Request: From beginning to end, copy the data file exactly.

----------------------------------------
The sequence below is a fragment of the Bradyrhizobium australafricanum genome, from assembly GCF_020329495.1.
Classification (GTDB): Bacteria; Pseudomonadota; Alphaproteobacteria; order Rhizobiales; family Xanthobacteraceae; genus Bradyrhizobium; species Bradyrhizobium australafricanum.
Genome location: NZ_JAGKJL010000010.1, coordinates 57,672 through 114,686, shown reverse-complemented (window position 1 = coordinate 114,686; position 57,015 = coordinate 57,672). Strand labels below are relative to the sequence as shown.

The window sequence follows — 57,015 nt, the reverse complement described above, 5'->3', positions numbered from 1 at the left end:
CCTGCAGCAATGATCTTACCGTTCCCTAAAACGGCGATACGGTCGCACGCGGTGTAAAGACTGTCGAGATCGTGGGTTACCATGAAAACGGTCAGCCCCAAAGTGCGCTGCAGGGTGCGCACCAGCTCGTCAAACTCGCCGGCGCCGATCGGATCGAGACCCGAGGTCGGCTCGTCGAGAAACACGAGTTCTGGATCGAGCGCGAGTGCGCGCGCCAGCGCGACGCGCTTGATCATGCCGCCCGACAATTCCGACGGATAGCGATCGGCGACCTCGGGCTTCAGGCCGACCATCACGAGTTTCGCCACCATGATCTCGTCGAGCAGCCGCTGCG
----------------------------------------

The sequence below is a fragment of the Bradyrhizobium australafricanum genome, from assembly GCF_020329495.1.
Classification (GTDB): Bacteria; Pseudomonadota; Alphaproteobacteria; order Rhizobiales; family Xanthobacteraceae; genus Bradyrhizobium; species Bradyrhizobium australafricanum.
Genome location: NZ_JAGKJL010000010.1, coordinates 57,672 through 114,686, shown reverse-complemented (window position 1 = coordinate 114,686; position 57,015 = coordinate 57,672). Strand labels below are relative to the sequence as shown.

The window sequence follows — 57,015 nt, the reverse complement described above, 5'->3', positions numbered from 1 at the left end:
CCTGCAGCAATGATCTTACCGTTCCCTAAAACGGCGATACGGTCGCACGCGGTGTAAAGACTGTCGAGATCGTGGGTTACCATGAAAACGGTCAGCCCCAAAGTGCGCTGCAGGGTGCGCACCAGCTCGTCAAACTCGCCGGCGCCGATCGGATCGAGACCCGAGGTCGGCTCGTCGAGAAACACGAGTTCTGGATCGAGCGCGAGTGCGCGCGCCAGCGCGACGCGCTTGATCATGCCGCCCGACAATTCCGACGGATAGCGATCGGCGACCTCGGGCTTCAGGCCGACCATCACGAGTTTCGCCACCATGATCTCGTCGAGCAGCCGCTGCG